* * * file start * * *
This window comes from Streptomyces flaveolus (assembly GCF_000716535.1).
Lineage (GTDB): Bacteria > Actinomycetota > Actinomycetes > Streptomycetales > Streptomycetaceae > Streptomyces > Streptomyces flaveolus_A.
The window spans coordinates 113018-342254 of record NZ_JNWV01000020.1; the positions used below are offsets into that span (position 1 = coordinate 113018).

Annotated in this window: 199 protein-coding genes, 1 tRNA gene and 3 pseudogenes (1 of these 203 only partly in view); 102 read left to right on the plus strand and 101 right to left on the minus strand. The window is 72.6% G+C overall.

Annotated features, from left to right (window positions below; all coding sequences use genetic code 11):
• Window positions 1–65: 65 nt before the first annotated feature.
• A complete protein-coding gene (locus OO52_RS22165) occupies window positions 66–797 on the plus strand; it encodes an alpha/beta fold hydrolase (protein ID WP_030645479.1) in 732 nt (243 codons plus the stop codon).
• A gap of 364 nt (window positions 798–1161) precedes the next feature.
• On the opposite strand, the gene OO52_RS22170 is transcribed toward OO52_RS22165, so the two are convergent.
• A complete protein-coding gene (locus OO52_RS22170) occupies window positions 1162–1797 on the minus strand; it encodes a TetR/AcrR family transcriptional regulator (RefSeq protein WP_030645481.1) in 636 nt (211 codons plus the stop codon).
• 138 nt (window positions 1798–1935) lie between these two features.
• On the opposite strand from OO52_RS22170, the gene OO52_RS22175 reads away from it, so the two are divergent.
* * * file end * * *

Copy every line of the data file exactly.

This window comes from Streptomyces flaveolus (assembly GCF_000716535.1).
Lineage (GTDB): Bacteria > Actinomycetota > Actinomycetes > Streptomycetales > Streptomycetaceae > Streptomyces > Streptomyces flaveolus_A.
The window spans coordinates 113018-342254 of record NZ_JNWV01000020.1; the positions used below are offsets into that span (position 1 = coordinate 113018).

Annotated in this window: 199 protein-coding genes, 1 tRNA gene and 3 pseudogenes (1 of these 203 only partly in view); 102 read left to right on the plus strand and 101 right to left on the minus strand. The window is 72.6% G+C overall.

Annotated features, from left to right (window positions below; all coding sequences use genetic code 11):
• Window positions 1–65: 65 nt before the first annotated feature.
• A complete protein-coding gene (locus OO52_RS22165) occupies window positions 66–797 on the plus strand; it encodes an alpha/beta fold hydrolase (protein ID WP_030645479.1) in 732 nt (243 codons plus the stop codon).
• A gap of 364 nt (window positions 798–1161) precedes the next feature.
• On the opposite strand, the gene OO52_RS22170 is transcribed toward OO52_RS22165, so the two are convergent.
• A complete protein-coding gene (locus OO52_RS22170) occupies window positions 1162–1797 on the minus strand; it encodes a TetR/AcrR family transcriptional regulator (RefSeq protein WP_030645481.1) in 636 nt (211 codons plus the stop codon).
• 138 nt (window positions 1798–1935) lie between these two features.
• On the opposite strand from OO52_RS22170, the gene OO52_RS22175 reads away from it, so the two are divergent.